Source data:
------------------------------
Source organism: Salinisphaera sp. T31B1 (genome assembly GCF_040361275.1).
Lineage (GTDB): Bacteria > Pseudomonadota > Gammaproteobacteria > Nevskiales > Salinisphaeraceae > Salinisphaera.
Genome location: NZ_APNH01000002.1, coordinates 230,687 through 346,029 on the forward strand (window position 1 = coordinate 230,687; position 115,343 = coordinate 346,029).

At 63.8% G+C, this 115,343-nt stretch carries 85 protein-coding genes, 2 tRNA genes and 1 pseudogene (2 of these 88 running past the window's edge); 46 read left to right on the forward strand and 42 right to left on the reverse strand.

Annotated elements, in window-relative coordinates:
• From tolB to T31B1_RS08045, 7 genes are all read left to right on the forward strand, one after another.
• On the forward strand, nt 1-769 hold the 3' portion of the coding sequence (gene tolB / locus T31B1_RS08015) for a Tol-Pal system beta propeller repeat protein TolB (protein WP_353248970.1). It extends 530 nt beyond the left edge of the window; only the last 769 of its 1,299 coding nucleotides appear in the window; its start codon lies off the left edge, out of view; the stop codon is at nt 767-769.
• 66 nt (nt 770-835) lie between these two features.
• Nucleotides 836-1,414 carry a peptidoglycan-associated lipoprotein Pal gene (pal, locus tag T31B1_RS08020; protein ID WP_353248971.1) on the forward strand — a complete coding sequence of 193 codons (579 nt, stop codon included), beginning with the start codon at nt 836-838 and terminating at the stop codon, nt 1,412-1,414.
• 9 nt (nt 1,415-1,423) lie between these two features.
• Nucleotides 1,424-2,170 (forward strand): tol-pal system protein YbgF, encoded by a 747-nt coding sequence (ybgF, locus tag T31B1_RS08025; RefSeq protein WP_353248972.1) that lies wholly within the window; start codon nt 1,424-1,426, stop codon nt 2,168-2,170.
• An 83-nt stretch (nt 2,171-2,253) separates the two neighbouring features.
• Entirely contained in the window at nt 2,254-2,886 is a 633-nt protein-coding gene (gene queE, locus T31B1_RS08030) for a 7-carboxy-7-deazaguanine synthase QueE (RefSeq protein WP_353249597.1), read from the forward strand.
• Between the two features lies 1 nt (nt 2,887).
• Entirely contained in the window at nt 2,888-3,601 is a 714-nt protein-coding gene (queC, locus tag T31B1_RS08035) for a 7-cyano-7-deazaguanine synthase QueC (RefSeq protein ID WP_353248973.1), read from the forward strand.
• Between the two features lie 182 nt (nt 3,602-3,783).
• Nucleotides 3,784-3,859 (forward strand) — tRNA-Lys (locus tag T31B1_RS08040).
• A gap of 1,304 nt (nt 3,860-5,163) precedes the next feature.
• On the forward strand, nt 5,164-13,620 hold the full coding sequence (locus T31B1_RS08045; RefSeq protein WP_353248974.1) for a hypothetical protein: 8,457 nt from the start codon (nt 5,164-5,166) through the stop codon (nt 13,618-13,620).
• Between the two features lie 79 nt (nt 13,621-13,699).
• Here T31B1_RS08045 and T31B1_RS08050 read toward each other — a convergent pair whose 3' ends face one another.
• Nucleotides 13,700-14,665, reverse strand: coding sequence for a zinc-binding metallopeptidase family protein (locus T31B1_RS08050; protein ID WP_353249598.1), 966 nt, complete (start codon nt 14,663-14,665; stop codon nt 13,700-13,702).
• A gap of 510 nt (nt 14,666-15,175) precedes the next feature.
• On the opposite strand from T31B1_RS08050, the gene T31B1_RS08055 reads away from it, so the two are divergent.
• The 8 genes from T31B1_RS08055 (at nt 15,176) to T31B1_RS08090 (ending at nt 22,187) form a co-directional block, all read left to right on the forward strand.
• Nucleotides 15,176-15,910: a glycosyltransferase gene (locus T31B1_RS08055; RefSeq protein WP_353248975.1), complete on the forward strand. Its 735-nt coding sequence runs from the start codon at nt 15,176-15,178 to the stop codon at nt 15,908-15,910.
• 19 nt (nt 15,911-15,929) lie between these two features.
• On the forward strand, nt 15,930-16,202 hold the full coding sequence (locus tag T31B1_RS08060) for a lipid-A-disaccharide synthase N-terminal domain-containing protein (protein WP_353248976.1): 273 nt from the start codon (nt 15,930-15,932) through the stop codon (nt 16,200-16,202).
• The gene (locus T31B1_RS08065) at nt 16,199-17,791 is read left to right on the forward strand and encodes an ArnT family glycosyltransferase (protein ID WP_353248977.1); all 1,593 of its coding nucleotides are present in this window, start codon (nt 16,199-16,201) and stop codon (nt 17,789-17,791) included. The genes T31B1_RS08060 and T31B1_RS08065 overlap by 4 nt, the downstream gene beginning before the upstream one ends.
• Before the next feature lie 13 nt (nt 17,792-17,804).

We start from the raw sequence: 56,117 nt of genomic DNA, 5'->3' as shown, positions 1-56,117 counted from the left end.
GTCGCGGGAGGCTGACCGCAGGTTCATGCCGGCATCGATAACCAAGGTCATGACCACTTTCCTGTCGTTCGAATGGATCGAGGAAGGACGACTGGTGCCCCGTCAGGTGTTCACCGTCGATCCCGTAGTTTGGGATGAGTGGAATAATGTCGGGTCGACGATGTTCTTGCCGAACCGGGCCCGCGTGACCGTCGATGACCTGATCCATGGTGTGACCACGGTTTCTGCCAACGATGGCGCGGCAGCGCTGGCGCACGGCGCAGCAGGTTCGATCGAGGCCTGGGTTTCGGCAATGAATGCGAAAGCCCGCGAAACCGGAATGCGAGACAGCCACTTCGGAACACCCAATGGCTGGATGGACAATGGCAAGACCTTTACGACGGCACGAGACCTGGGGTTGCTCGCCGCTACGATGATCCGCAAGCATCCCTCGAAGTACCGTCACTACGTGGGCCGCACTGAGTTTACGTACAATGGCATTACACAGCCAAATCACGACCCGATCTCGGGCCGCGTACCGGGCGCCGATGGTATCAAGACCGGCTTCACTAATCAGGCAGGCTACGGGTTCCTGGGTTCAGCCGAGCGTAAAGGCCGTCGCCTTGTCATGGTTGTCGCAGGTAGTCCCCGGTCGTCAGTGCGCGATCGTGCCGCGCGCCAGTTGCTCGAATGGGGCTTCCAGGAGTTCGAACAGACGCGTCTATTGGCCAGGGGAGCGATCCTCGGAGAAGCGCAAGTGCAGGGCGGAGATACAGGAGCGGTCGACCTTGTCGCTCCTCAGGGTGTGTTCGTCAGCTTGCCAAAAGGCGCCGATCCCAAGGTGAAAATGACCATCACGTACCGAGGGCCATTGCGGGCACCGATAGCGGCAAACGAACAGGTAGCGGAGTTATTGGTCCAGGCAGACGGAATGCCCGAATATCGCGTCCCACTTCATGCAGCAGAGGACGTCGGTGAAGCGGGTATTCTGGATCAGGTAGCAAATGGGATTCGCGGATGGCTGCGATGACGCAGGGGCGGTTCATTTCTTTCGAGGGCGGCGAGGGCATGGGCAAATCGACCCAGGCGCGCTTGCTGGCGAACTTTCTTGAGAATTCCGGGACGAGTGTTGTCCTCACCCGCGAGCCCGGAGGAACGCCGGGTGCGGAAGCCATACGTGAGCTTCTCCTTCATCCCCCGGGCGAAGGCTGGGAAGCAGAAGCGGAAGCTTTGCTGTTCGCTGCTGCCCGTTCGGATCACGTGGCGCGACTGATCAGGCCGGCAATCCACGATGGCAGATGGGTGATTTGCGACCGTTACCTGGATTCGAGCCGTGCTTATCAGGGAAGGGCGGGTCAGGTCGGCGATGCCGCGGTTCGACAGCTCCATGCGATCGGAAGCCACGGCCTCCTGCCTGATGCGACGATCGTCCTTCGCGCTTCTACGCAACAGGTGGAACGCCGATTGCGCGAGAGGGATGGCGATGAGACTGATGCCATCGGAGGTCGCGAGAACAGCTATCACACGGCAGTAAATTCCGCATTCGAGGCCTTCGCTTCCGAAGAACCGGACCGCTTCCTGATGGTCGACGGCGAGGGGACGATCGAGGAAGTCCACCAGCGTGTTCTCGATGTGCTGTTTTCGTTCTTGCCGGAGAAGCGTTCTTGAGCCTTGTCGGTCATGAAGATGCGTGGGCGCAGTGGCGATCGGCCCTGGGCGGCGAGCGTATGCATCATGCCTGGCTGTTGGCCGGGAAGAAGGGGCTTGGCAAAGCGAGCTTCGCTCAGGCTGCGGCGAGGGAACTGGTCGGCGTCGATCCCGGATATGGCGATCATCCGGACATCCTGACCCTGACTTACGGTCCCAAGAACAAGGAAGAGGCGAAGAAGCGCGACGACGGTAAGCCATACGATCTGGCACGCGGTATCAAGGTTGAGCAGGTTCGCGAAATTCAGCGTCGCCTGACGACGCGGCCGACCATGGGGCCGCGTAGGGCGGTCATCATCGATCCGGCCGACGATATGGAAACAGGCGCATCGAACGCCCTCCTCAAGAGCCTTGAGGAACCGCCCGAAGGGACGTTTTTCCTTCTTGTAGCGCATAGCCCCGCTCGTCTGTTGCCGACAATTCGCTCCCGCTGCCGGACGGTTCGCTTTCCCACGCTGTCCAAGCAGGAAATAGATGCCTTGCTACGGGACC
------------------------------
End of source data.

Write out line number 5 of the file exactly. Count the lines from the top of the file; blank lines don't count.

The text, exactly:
Annotated elements, in window-relative coordinates: